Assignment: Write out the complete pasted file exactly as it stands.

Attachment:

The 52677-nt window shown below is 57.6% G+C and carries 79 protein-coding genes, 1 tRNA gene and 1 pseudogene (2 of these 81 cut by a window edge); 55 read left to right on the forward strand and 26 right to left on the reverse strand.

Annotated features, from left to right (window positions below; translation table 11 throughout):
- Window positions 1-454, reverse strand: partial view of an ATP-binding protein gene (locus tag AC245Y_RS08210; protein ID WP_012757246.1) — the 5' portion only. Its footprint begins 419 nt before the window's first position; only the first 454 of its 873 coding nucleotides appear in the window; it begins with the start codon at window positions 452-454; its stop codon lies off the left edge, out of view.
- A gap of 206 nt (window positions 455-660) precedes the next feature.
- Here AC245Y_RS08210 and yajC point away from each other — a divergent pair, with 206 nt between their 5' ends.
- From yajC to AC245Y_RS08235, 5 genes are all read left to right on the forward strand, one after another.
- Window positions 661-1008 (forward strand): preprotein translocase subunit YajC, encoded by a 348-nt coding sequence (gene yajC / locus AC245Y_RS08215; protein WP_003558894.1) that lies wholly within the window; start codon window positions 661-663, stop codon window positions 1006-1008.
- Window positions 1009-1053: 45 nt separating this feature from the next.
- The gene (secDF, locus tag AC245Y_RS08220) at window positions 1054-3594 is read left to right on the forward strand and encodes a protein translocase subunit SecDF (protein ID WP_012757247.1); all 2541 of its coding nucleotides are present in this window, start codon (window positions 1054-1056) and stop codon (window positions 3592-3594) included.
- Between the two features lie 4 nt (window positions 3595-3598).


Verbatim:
The 52677-nt window shown below is 57.6% G+C and carries 79 protein-coding genes, 1 tRNA gene and 1 pseudogene (2 of these 81 cut by a window edge); 55 read left to right on the forward strand and 26 right to left on the reverse strand.

Annotated features, from left to right (window positions below; translation table 11 throughout):
- Window positions 1-454, reverse strand: partial view of an ATP-binding protein gene (locus tag AC245Y_RS08210; protein ID WP_012757246.1) — the 5' portion only. Its footprint begins 419 nt before the window's first position; only the first 454 of its 873 coding nucleotides appear in the window; it begins with the start codon at window positions 452-454; its stop codon lies off the left edge, out of view.
- A gap of 206 nt (window positions 455-660) precedes the next feature.
- Here AC245Y_RS08210 and yajC point away from each other — a divergent pair, with 206 nt between their 5' ends.
- From yajC to AC245Y_RS08235, 5 genes are all read left to right on the forward strand, one after another.
- Window positions 661-1008 (forward strand): preprotein translocase subunit YajC, encoded by a 348-nt coding sequence (gene yajC / locus AC245Y_RS08215; protein WP_003558894.1) that lies wholly within the window; start codon window positions 661-663, stop codon window positions 1006-1008.
- Window positions 1009-1053: 45 nt separating this feature from the next.
- The gene (secDF, locus tag AC245Y_RS08220) at window positions 1054-3594 is read left to right on the forward strand and encodes a protein translocase subunit SecDF (protein ID WP_012757247.1); all 2541 of its coding nucleotides are present in this window, start codon (window positions 1054-1056) and stop codon (window positions 3592-3594) included.
- Between the two features lie 4 nt (window positions 3595-3598).